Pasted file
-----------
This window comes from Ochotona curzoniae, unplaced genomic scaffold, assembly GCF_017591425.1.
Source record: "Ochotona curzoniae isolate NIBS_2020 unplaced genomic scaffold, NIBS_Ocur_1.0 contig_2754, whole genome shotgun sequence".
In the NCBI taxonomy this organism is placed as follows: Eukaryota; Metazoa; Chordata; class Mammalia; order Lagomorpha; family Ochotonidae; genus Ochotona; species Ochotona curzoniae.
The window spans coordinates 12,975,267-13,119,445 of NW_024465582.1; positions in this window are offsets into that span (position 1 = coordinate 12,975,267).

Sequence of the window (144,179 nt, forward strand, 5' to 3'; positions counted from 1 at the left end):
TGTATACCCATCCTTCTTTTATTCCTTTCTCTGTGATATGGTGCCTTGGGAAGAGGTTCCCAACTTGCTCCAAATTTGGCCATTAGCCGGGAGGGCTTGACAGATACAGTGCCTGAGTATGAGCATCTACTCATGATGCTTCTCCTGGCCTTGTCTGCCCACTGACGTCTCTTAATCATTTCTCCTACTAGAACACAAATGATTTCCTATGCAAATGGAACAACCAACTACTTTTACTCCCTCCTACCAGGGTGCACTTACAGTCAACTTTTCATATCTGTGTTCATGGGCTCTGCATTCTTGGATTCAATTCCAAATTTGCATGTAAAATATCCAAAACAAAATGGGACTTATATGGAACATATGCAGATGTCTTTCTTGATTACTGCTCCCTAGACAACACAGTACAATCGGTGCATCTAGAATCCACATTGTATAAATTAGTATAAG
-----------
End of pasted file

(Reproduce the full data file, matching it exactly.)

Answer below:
This window comes from Ochotona curzoniae, unplaced genomic scaffold, assembly GCF_017591425.1.
Source record: "Ochotona curzoniae isolate NIBS_2020 unplaced genomic scaffold, NIBS_Ocur_1.0 contig_2754, whole genome shotgun sequence".
In the NCBI taxonomy this organism is placed as follows: Eukaryota; Metazoa; Chordata; class Mammalia; order Lagomorpha; family Ochotonidae; genus Ochotona; species Ochotona curzoniae.
The window spans coordinates 12,975,267-13,119,445 of NW_024465582.1; positions in this window are offsets into that span (position 1 = coordinate 12,975,267).

Sequence of the window (144,179 nt, forward strand, 5' to 3'; positions counted from 1 at the left end):
TGTATACCCATCCTTCTTTTATTCCTTTCTCTGTGATATGGTGCCTTGGGAAGAGGTTCCCAACTTGCTCCAAATTTGGCCATTAGCCGGGAGGGCTTGACAGATACAGTGCCTGAGTATGAGCATCTACTCATGATGCTTCTCCTGGCCTTGTCTGCCCACTGACGTCTCTTAATCATTTCTCCTACTAGAACACAAATGATTTCCTATGCAAATGGAACAACCAACTACTTTTACTCCCTCCTACCAGGGTGCACTTACAGTCAACTTTTCATATCTGTGTTCATGGGCTCTGCATTCTTGGATTCAATTCCAAATTTGCATGTAAAATATCCAAAACAAAATGGGACTTATATGGAACATATGCAGATGTCTTTCTTGATTACTGCTCCCTAGACAACACAGTACAATCGGTGCATCTAGAATCCACATTGTATAAATTAGTATAAG